We were at dad's one day working and kept hearing this noise.  We couldn't figure it out until finally we saw Gramps ... I'm guessing he would have been in his 80's ... out in the middle of a bean field with a Weedeater cutting off hemp dogbane.

So whenever I run one of these blasted things I think of Gramps.

Saturday, August 6, 2011

My major accomplishment of the week

It's been one of those spinning your wheels kind of weeks.  I knew starting out it would be a short one, because this is reunion week.  We have a big family reunion every year.  A multi-day travel some distance reunion.  We hold it on the farm my Great-Grandfather's lived on near Mt Vernon, Illinois.

Yes, I know we are unusual.

Getting together for several days with folks you sometimes barely know is sometimes interesting.  And because of it I knew this week we would be pushed to accomplish much.  Monday we caught up with some road mowing.  We've gotten behind on that a bit for several reasons.  The big one has been temperature.  In an air conditioned cab it is really kind of enjoyable. But the blacktop roads have been so hot we felt it was had on the road surface driving tractors around if the need really wasn't urgent.

Monday we got a chance to catch up a little.  Aman mowed the roads on the Prust ground west of Mill Creek.  I mowed the lanes east of Mill Creek and Wilderness road and along the highway and around the Sycamore field with the Allis.   Well, until I broke something. I don't think I have run the Allis and old Bush Hog a full afternoon for years that I didn't break something on it.  Tuesday evening I used the M and the sickle bar to touch up a few places across from the Silver Moon

Tuesday we had some other things to do, changing oil in irrigation engines, things like that.  I had cell phone problems, so I had to go to the phone store.  Since I was going to Casey anyway I decided to look at trading my Mule ...

No, not a floppy eared 4 legged animal. My 2011 Kawasaki Mule XC610
It is a great tool. We really tried it out last Saturday going back to an irrigator pivot after a 4" rain.  I do not think I could have walked to it.  We just turned on the front wheels and drove through the mud and water with no problem. But it is slow.  23 MPH top speed.  Working on irrigators a little more speed would be nice. The John Deere dealer had traded for a 2009 Kawasaki Teryx.  It looks like this only it was blue
Twice the engine mine has, fuel injection instead of a carburetor, bucket seats, fancy wheels, nice ...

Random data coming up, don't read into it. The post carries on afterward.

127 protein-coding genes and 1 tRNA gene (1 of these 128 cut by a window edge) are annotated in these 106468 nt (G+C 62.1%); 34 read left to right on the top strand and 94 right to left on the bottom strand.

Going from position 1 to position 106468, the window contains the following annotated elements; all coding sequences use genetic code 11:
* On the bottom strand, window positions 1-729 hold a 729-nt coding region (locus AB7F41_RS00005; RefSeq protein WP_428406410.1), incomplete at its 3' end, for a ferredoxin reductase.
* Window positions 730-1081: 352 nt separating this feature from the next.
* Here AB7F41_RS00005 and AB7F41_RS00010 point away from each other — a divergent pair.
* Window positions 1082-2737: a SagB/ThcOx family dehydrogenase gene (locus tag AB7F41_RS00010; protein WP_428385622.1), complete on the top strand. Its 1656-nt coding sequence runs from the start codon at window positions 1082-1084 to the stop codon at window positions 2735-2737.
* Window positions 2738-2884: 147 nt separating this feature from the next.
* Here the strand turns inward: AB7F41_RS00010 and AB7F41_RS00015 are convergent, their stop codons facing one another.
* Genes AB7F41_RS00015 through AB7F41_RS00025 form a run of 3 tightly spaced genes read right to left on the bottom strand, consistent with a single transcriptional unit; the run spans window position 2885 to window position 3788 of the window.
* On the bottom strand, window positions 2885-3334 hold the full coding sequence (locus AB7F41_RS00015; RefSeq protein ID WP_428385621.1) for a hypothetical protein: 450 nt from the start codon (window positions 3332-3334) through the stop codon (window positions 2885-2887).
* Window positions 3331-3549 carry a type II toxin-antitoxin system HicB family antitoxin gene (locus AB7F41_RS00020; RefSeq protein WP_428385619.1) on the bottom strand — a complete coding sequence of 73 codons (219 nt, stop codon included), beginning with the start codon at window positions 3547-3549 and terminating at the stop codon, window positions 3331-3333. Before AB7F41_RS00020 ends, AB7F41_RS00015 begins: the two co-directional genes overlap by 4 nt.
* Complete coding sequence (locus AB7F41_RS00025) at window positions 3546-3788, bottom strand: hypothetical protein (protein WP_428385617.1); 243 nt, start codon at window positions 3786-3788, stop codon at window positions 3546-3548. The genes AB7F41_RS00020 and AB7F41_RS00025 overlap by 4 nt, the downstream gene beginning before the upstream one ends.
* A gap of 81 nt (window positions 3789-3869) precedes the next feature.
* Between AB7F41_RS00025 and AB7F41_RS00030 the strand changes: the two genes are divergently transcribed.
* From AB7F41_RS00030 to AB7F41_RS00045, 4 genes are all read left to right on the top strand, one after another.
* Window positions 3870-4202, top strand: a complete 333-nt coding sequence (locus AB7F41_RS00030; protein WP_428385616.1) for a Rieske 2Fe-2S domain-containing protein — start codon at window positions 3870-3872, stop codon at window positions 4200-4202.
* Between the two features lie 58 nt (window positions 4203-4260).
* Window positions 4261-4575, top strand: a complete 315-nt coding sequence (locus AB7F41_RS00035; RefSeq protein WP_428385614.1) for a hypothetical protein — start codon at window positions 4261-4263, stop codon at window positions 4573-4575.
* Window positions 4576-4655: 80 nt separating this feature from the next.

When I first started taking to Jerry (the salesman) about it he encouraged me to come drive it.  I said "Aww Jerry, I've got a Mule, I've been around 2, 3, and 4 wheelers for over 40 years.  I don't need to drive it."  He still wanted me to come drive it.  Since I was going to Casey to the phone store, and wanted to take the Ford to a car wash anyway, I loaded my Mule and went to Casey.

I now know why Jerry wanted me to drive it first.  Quoting a magazine review of this thing: "I still cannot believe the ability of these units."  It is just a bit scary. 

I think if it were just Aman and I driving it would have been OK.  But about the first time Sue got in it to do some work in the yard, hit the throttle and it ran off in the pond I'd be in trouble.  And Sunday evening after the Church fishing tournament at our pond
I let a couple of my Jr High kids use the Mule to pick up and transport some things.  I would not have let them behind the wheel of the Teryx

Another potential difficulty was engine access. I know it has one, I just never saw it. One review says: "Hood does not open without using screwdriver. Access to engine is a pain. Lots of push pins and screws."

 So I went and got my phone fixed, washed the truck, and came home.

As for farming, the rest of the week has been pretty much a bust.  That's OK, we needed a break.  But I have a feeling we'll pay for it next week.  My ToDo list is already over a page long.  

So my major accomplishment this week was NOT buying a Mule.

Sounds good to me ....

Wednesday, August 3, 2011

You're doing WHAT ?

Growing seed corn causes one to do unusual things.  For instance, we planted at nearly 40,000 population (that's at least 1/3 more than normal for most folks around here) and put a 13th row on the planter to do it
To plant the desired pattern of 1 pollinator (male) row and 4 seed producing rows (female) with a 12 row planter you have 2 choices.  You can either plant the male rows separately or add a 13th row.  The 13th row is set up to plant half the desired population because when you turn around and come back through the field it is replanting on the row it just planted. It gives a pattern like this:

That is great .... except they are not going to harvest the seed with a 4 row picker. So after detasseling is done and pollination is finished a contractor comes through and destroys the male rows.  We used to do it ourselves, but the companies we have been growing for the last few years would rather do it themselves.  So we sold our old Hagie Ag Tractor we used to knock down and destroy the male rows.
It had reached the point it wasn't profitable to use.  With current fuel prices it cost $20 an hour just for fuel.  We just let the seed company take care of it.
Yes, there is a lot of grass in the field. I took this from on top of the irrigator pivot.  There is an area around the pivot you can't plant, and an open spot with plenty of water is a great place for fall panicum and foxtail.  Now I can come in and spot spray some Roundup and clean it up.

So, we planted the half the male corn, then came back a few days later and planted the rest of the male and all the female.  We've cultivated
and ran the aerator through it. 
It's been sprayed
Actually, sprayed several times.
and detasseled
 and the male rows knocked down
And will be harvested around 30% moisture, picked on the ear. .
It is an interesting crop